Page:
According to a recent white paper by the Hospitality Industry Pipeline (HIP) Coalition, the workforce in the tourism and hospitality industry is comprised of 70% women. This number is remarkable and inspiring for gender diversity and parity on the job market indicating that women are a force to be reckoned with in the industry. It, however, hides a less pleasant picture once analyzing the upper echelons of companies.
The white paper further finds that in the same companies only 20% of executive officers and a staggeringly low 8% of directors are female. This is surprising, as a majority of studies find a positive influence of gender diversity on firm performance. More gender diverse corporations are more likely to display high returns, while those at the bottom of the diversity scale are clearly lagging in terms of performance.
Based on this evidence, a study on gender diversity and its influence on corporate performance of Swedish corporations was performed at EHL last year.
Sweden constitutes an ideal setting to study these questions as it is considered a very inclusive society which is taken as exemplary in the European context. It has not only achieved relatively high gender integration in its companies without resorting to quotas, but also more generally displays an open discourse on all social matters both in its civil society and corporate world.
The findings of the study paint a diverse picture of the Swedish environment over the past 10 years offering interesting insights. The proportion of women employees, women managers and women directors has doubled for the first two dimensions and tripled for the latter over the past decade.
This constitutes a positive message that things are evolving towards a more inclusive corporate environment.
While the overall gender division of the workforce in the country is close to equal (48% women) only 34% of the workforce of listed companies is female. This is only marginally higher than the 28% and 27% female representation on executive teams respectively boards of directors. It, thus, appears that career paths of women is rather aligned in the Swedish context. This ideal situation is in clear opposition to what has been evidenced above in the hospitality industry where there is a clear gap between workforce and managerial positions. However, when analyzing the situation in more depth it becomes apparent that companies behave very differently depending on industry and corporate characteristics. Some companies continue to have until today male only boards and executive teams while others have up to 2/3 of women on these two dimensions.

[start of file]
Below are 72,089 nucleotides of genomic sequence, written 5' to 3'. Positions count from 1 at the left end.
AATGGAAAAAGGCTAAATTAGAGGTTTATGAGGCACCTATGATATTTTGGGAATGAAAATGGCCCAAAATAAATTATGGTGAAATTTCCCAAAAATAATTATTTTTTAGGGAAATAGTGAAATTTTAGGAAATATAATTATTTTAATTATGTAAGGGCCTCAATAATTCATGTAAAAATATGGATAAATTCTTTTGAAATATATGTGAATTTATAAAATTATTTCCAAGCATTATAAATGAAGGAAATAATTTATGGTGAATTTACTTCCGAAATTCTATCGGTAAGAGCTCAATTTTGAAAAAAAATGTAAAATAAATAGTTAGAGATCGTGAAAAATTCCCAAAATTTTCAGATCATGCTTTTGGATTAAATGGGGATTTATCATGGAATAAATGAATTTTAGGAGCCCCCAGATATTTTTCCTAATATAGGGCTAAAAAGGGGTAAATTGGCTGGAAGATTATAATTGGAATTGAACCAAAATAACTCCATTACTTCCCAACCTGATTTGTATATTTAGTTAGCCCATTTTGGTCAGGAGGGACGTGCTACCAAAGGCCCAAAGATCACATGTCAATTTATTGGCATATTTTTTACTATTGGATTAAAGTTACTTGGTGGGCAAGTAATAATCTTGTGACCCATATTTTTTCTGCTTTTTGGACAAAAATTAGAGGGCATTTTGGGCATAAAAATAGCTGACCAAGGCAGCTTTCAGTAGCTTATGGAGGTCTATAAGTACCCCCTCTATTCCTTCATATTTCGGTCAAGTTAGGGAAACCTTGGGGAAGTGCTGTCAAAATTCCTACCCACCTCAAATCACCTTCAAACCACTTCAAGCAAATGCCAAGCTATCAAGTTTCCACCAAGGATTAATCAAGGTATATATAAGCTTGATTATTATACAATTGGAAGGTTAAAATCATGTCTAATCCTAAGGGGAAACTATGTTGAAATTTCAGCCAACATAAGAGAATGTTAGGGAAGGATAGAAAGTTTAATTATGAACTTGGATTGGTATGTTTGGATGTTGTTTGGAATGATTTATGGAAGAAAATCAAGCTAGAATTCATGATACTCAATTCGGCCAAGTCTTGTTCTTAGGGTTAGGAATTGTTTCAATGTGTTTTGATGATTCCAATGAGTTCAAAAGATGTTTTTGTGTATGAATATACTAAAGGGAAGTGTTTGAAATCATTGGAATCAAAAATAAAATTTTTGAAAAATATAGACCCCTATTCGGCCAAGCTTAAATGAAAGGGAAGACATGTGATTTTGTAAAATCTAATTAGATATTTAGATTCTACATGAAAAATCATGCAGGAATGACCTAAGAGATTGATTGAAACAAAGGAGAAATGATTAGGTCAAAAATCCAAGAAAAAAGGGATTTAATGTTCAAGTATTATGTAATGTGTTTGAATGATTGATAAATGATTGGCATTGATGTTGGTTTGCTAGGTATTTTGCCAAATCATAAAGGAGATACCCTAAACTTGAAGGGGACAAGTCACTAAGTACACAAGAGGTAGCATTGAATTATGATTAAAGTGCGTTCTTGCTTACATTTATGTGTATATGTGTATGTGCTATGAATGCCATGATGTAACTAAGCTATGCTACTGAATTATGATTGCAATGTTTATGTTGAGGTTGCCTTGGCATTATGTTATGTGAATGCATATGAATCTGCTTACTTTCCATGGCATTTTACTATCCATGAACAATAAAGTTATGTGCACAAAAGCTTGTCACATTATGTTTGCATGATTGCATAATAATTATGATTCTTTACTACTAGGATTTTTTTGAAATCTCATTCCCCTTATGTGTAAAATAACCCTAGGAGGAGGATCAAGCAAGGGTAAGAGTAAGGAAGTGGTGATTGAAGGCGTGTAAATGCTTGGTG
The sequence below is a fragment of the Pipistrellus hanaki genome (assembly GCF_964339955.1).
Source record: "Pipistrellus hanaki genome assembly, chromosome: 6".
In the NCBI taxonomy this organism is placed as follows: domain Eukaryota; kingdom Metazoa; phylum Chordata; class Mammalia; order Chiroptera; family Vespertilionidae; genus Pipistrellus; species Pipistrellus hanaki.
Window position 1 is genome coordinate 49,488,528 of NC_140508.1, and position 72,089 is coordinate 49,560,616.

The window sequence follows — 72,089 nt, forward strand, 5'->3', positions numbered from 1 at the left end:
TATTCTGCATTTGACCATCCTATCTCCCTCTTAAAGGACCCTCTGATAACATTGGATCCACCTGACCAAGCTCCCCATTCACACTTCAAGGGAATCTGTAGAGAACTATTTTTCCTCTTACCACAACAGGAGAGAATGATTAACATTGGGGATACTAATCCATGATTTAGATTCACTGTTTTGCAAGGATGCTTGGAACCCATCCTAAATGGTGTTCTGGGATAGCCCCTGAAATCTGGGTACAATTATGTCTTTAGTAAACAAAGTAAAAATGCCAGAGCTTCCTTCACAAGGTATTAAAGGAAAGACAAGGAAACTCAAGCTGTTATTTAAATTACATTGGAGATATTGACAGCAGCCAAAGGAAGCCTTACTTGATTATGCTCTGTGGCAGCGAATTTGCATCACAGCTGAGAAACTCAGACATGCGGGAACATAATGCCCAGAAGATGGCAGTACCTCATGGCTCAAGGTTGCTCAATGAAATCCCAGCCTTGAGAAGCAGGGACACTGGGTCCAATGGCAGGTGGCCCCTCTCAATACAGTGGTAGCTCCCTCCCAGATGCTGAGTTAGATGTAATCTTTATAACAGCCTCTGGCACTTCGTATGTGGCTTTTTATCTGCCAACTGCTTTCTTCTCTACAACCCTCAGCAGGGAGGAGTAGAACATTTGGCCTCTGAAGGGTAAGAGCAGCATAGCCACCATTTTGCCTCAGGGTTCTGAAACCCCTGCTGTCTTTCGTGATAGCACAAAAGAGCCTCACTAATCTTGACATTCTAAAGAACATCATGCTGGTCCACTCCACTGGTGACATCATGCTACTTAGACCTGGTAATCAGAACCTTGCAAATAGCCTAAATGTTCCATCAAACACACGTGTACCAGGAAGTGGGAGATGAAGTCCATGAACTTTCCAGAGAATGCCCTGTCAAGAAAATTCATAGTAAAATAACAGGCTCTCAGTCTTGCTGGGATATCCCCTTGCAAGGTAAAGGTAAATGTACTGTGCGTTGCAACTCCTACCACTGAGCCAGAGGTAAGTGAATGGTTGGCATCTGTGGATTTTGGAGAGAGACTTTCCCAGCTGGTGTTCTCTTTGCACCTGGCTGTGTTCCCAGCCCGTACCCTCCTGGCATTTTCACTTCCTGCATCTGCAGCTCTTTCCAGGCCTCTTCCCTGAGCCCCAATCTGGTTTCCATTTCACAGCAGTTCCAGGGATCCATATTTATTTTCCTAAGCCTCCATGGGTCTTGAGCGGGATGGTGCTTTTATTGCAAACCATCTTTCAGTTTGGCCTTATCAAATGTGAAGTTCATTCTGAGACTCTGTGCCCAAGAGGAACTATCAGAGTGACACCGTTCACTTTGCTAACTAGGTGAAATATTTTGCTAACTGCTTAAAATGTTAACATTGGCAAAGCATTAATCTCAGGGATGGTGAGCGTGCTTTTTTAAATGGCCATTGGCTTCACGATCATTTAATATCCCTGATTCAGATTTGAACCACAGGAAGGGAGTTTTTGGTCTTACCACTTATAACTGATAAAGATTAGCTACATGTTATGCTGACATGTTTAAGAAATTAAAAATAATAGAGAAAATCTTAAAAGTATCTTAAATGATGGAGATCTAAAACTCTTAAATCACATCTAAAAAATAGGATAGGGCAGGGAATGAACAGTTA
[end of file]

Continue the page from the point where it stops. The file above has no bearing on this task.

Another question the study tries to answer is the implications of gender diversity on corporate performance.
In a nutshell, results suggest that companies should do everything in their power to hire women and this at all hierarchical levels. In terms of corporate valuation (Tobin's Q) having more women on the work force, executive team or board leads to a strongly positive outcome. Turning to accounting performance (ROE, ROI) only women in operating positions (workforce and executive team) lead to a strongly positive increase in performance. In a last step, the study looks in more depth into the actual proportion of women along all three dimensions. It has been argued that there needs to be a critical mass of 30% women (or any other diversity-related measure for that matter) to provoke a true change in the working and mentality of a company by overcoming socially constructed barriers that often occur when a minority is being integrated into a previously homogenous (male-dominated) group. Evidence in the study goes in this direction as performance increases the most once the proportion of female and male representation tends towards parity for the operational positions.
We believe this study to make a strong policy and business case for the inclusion of women in the workforce and their progression into executive and decision making roles.
Diversity appears not only important on boards of directors, but even more so at the managerial and employee level. This is particularly remarkable as it questions legislative actions on the pan-European and national levels discussing female representation on board levels only, here shown to be less significant to performance. The findings suggest a focus shift amongst policy makers to prioritize the increase of women at all corporate levels and to facilitate overall career paths, in order to observe greater benefits from gender diversity. The positive economic and financial effect of women in the workforce and executive positions goes beyond the obvious societal argument of fairness and equality. This could inspire share- and stakeholders to increase pressure on corporations to engage into more gender diversity, and thus speed up the progress towards equality in the corporate setting.
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